On his own terms, Felix isn’t all that cool a cat. This cartoon feline, conceived in 1919 by animator Otto Messmer, possesses a perpetually wide-eyed face that’s not particularly expressive; Felix may be the only cartoon superstar who makes Mickey Mouse look macho. But a decade before Mickey was a dollar sign in Walt Disney’s eye, Felix’s silent cartoons turned him into an international pop-culture icon, his likeness reproduced on everything from dolls to dinner plates.
As John Canemaker tells it in his fascinating book, Felix’s sappy grin masked a troubled life behind the scenes. Messmer apparently was a neurotically reticent man who allowed himself to be ripped off by the cartoons’ producer, Pat Sullivan, who took full credit for the creation of Felix and rarely granted the artist a fair share of the profits.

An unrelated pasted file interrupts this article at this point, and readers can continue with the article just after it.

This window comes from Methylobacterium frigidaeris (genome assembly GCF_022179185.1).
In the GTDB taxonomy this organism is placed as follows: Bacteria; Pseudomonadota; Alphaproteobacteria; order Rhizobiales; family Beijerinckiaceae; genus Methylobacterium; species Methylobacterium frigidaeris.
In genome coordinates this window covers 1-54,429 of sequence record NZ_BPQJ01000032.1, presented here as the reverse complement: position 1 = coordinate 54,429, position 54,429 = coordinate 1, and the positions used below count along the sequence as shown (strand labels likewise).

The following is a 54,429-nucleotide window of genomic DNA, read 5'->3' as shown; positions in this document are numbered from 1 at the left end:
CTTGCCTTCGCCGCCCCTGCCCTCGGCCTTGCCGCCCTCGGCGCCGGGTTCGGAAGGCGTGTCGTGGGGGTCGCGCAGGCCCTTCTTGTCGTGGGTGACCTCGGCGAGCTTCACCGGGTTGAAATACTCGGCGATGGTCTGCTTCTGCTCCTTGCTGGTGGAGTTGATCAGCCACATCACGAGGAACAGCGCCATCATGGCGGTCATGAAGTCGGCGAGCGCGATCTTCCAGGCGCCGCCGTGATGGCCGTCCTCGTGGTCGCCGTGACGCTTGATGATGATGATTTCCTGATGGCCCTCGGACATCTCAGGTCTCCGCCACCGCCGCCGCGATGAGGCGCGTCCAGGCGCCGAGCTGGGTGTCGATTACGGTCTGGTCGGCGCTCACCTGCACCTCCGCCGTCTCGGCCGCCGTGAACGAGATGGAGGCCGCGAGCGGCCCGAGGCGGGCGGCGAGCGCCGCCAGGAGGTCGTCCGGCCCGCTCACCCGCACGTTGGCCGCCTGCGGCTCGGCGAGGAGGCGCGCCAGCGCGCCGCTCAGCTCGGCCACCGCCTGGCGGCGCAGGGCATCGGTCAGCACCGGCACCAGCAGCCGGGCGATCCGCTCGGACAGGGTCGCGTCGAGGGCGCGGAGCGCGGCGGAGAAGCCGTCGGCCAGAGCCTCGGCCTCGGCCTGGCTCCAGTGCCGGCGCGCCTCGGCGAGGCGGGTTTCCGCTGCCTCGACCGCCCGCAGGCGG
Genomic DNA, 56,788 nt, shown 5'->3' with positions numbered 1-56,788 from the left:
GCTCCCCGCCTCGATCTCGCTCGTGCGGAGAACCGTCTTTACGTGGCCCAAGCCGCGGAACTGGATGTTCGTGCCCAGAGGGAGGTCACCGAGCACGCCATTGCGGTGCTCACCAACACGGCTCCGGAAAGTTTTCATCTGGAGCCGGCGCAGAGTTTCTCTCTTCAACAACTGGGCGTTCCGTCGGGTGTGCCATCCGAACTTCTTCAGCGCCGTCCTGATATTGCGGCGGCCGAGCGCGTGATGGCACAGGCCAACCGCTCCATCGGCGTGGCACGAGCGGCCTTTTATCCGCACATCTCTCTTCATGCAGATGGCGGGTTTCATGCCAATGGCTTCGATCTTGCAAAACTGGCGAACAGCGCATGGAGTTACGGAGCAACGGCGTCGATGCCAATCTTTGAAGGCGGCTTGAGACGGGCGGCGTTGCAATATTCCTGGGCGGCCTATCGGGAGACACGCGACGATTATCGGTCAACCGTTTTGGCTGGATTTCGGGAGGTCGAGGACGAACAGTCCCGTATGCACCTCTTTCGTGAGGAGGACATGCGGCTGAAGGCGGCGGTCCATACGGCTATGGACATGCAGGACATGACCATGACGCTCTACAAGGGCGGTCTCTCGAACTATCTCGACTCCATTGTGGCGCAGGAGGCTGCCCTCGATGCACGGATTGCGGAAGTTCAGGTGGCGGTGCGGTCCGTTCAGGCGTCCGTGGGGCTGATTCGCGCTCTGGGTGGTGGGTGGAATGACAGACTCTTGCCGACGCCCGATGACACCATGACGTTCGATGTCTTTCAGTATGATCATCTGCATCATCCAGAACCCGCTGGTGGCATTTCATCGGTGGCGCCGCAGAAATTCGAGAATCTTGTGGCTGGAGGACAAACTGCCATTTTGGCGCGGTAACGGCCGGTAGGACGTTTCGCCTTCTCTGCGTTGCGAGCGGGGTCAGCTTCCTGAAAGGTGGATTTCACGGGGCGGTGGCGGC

Canemaker, author of the exceptional Winsor McCay: His Life and Art (1987), is a satisfying combination of historian, reporter, and fan. His portrait of the gentle, self-effacing Messmer, who died in 1983, offers a classic example of a sensitive artist unwilling and unable to deal with the real world. Canemaker guides us through Felix’s career, including the witless limited-animation TV show that introduced most baby boomers to this character in the early ’60s.
It should be noted that Felix: The Twisted Tale of the World’s Most Famous Cat is a beautifully designed book, stuffed with illustrations and photos that never get in the way of the text. The designing was done by Peter A. Andersen, who really deserves more prominent billing. A-